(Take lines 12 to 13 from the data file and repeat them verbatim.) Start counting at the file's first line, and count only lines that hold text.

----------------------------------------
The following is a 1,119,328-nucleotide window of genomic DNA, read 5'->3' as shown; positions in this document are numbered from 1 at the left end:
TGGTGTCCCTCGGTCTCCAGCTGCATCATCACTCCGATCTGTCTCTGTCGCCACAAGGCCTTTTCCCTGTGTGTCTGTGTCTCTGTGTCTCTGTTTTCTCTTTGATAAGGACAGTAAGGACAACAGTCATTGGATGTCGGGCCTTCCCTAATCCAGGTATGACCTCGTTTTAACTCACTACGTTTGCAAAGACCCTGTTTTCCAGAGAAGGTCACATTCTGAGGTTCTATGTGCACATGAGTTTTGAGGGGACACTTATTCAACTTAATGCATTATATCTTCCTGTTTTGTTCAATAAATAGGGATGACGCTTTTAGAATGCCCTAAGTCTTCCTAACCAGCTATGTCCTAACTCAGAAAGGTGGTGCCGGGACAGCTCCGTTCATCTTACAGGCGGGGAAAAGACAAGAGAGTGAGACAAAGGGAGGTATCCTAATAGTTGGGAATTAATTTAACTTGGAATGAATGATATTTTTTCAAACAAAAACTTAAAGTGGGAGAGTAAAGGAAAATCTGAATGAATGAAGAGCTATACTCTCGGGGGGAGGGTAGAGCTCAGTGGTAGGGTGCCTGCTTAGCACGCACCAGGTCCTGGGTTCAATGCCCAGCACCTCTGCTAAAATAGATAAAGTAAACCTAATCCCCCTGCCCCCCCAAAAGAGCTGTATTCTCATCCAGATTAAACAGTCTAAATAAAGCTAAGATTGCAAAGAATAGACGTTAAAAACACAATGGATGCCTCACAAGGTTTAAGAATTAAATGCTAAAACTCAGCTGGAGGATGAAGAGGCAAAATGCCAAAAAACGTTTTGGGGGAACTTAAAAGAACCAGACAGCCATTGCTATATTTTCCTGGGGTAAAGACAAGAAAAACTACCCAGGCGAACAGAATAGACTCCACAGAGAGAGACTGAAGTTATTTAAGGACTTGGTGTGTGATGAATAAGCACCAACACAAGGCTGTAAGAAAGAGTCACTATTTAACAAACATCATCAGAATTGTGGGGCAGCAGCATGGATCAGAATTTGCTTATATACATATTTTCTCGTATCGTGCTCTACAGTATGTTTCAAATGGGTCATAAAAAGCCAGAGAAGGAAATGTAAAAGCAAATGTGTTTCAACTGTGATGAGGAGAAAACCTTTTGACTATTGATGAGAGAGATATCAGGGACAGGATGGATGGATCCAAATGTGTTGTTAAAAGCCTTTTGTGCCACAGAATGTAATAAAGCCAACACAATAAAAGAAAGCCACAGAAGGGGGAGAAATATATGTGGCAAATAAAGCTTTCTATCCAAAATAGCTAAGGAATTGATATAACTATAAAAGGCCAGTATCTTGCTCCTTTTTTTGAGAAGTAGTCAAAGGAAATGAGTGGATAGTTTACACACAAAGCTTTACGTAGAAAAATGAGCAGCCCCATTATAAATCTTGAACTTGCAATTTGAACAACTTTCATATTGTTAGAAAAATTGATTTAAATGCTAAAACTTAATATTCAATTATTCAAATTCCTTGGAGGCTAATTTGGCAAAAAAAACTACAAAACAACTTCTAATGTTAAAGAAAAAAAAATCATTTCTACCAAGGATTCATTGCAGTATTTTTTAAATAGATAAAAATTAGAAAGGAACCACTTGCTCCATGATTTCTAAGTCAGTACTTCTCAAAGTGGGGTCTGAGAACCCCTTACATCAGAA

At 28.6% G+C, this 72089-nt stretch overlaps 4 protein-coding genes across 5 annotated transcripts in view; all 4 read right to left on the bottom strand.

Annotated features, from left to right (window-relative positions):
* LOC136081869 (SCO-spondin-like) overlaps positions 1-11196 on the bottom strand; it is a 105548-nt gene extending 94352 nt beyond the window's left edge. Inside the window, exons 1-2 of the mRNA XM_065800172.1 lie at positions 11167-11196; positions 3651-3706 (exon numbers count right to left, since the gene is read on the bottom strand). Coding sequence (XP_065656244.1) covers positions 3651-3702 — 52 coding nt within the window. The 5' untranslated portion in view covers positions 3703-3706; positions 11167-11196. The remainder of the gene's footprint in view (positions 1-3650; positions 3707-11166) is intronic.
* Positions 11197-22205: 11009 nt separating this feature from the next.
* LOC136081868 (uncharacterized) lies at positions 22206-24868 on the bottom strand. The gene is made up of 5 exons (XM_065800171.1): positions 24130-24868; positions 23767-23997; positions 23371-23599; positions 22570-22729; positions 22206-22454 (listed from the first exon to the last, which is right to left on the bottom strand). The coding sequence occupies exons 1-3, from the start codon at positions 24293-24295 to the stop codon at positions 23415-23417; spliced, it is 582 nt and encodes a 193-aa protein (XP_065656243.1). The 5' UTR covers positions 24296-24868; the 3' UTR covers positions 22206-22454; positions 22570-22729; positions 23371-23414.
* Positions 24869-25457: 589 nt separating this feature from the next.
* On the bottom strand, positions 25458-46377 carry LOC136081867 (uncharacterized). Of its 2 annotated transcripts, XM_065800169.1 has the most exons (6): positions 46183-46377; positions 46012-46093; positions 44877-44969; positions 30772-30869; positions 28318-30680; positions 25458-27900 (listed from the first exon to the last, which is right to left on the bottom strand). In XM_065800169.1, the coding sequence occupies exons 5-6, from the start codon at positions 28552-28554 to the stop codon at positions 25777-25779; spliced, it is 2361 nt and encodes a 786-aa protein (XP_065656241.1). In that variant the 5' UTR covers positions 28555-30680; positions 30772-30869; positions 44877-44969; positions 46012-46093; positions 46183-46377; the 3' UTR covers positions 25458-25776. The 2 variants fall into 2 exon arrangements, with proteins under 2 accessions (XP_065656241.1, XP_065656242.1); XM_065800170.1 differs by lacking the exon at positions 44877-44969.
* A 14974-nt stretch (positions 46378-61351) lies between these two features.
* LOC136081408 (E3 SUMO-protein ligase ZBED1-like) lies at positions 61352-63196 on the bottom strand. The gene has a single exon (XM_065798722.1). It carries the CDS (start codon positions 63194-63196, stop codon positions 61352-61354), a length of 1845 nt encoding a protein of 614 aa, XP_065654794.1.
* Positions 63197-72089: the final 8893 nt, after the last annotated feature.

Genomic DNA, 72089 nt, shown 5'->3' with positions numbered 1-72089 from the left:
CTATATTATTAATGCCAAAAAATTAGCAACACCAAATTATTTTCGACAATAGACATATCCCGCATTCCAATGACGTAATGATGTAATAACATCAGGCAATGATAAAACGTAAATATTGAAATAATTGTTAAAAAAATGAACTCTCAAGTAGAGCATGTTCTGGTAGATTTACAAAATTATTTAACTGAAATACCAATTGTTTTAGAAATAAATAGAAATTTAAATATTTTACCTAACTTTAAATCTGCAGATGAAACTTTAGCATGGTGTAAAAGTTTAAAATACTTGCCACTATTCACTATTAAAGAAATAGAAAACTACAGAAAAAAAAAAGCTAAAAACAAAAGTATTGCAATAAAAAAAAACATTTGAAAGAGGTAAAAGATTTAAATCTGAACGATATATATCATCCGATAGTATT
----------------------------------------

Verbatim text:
* Positions 63197-72089: the final 8893 nt, after the last annotated feature.

Genomic DNA, 72089 nt, shown 5'->3' with positions numbered 1-72089 from the left: